Recently we pointed to an explosive revelation that there had been a ‘recently.Increase in Abuse ‘ of the asylum system.
This sparked the open border industry. Obviously we hit a nerve.
We cited June 2020 as the source Report of the National Audit Office (NAO) to enforce immigration laws, which is a request from the Home Office for a “Increase in Abuse” the asylum system as a result of an increase in the number of applications related to “false late challenges in elimination”.
This revelation (from those who know) of what we have known for years is welcome and timely.
The questions that need to be answered in this post are:
- In its report, did the NAO state that the Home Office (as some claim) had no evidence to back them up?
- Is the abuse of the asylum system a fantasy, as some in the open borders lobby suggest?
1. In its report, did the NAO state that the Home Office had no evidence to support their belief?
No. The NAO referred to an allegation by the Home Office that abuse had taken place and that backlogs “could be caused by the associated delaying tactics” (on page 38 of the report).
However, the guard dog added that he had seen no evidence of this:
- The Home Office analyzed whether it could have done more in earlier stages of the asylum process to remove potential obstacles.
- That some of the transformation changes introduced by the Home Office inadvertently created new problems elsewhere in the system.
- That it tried to actively understand and overcome these challenges.
The NAO added that the Home Office appeared to have too ‘No strategy about the work of the Immigration Service and the rest of the department too Reduce frequency‘ posed by the “challenge” of the “false late challenges for distance”.
What the NAO are doing Not It appears to be saying that the Home Office has no evidence to back up its allegation of abuse.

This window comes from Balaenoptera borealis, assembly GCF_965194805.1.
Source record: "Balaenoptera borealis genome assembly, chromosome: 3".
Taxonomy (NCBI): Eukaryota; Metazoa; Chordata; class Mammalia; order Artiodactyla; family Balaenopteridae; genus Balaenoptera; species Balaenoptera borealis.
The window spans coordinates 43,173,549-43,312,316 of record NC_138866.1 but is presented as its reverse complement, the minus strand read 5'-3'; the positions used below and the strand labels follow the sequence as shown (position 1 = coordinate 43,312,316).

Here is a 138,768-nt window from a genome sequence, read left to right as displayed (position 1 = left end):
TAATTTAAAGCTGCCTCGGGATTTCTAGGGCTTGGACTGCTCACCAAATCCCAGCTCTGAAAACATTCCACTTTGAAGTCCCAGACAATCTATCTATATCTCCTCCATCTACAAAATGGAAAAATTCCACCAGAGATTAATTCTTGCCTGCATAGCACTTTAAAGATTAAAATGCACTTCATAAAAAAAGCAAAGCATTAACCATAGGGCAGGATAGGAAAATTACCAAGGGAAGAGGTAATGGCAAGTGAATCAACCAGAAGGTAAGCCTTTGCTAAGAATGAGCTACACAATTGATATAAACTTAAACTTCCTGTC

In summary, the NAO is not doing enough to address or understand the various challenges identified in its report.
2. Is the abuse of the asylum system an invention of the imagination? (as some claim)?
No. The Home Office’s claim has been partially corroborated by similar findings from the independent chief inspector for borders, who wrote in 2017 report (see page 7): “There is … significant evidence that people who have been issued deportation orders are making last-minute asylum applications … to thwart planned moves. ‘
Separately, David Wood, a former director general of immigration control, wrote the following in a Civitas report published last year:
“For illegal immigrants you meet The asylum procedure offers a standard way of delaying and often avoiding deportation. Individuals attempting to abuse the UK immigration system that immigration officials encounter would routinely raise various forms of legal challenge, including asylum claims, as the evidence is clear that the longer the person stays in the UK, the more likely it is to avoid deportation. “
It is clear that abuse of the asyum system has taken place and is taking place. Is it increasing? Indeed, the NAO report recognizes evidence of an increasing number of claims for removal late in the process. Questions remain as to the reasons for the increase, but the fact that the Home Office sees this as the result of an “increase in abuse” is in itself worrying.
The open borders lobby seems to deny the abuse and shortcomings of the asylum process.
This is despite the fact that such issues have been extensively documented by former Home Office executives, the Independent Chief Inspector of Borders and even the BBC.
Now they have been confirmed by the Interior Ministry itself.
Instead of arguing about semantics, it is time to work together to find out how to combat this abuse.
It is right that Britain should offer protection to those who really need it. The abuse of the asylum system can lead to real refugees being displaced by false asylum seekers. This is wrong and needs to be addressed quickly.
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